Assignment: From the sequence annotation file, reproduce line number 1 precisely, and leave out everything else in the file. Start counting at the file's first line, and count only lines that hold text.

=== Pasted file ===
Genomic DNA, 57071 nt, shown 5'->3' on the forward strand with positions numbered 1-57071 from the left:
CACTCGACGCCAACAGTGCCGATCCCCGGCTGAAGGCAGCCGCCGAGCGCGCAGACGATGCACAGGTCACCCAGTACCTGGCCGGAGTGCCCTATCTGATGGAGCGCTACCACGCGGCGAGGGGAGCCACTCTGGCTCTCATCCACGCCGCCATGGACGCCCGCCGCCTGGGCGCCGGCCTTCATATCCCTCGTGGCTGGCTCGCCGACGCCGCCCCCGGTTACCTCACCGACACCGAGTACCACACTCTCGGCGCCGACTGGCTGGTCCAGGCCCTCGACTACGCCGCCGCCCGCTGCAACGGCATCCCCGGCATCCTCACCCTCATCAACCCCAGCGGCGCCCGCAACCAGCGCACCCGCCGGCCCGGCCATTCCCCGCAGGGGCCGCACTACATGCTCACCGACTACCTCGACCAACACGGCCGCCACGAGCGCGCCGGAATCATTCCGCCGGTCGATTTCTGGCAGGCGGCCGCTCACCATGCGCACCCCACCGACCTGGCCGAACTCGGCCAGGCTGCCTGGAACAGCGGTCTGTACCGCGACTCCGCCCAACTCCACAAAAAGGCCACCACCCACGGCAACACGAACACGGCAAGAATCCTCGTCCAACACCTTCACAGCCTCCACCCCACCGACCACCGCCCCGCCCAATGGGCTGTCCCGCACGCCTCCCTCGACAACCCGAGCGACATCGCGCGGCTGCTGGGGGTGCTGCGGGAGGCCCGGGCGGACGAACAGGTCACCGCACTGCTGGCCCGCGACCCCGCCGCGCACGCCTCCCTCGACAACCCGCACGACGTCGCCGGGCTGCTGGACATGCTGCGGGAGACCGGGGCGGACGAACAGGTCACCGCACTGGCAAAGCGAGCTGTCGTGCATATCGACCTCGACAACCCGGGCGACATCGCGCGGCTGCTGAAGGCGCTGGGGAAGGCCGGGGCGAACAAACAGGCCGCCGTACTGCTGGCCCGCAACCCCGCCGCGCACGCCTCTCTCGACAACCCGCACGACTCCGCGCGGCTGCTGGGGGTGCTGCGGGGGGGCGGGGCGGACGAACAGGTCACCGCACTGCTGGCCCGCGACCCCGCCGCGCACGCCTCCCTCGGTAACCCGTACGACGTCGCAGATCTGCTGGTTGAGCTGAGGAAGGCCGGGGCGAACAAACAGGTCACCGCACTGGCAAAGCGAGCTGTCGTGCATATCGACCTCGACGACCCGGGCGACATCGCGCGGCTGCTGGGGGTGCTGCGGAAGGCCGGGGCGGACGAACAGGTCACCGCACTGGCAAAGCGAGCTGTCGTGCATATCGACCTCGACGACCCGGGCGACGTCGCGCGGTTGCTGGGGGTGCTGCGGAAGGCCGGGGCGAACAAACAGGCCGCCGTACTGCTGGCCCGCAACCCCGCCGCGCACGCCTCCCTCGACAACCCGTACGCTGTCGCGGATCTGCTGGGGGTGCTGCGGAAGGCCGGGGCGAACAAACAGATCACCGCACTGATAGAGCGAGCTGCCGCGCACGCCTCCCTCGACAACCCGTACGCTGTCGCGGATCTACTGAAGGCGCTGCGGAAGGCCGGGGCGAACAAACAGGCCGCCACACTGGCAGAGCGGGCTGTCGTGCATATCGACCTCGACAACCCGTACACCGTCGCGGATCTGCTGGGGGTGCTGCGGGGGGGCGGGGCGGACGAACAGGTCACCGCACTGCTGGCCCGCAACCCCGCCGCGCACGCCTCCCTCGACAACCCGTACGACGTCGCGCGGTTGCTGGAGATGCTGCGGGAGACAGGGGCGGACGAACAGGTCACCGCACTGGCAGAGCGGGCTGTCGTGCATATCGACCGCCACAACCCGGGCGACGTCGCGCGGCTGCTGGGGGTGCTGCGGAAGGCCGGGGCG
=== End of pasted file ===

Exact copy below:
Genomic DNA, 57071 nt, shown 5'->3' on the forward strand with positions numbered 1-57071 from the left: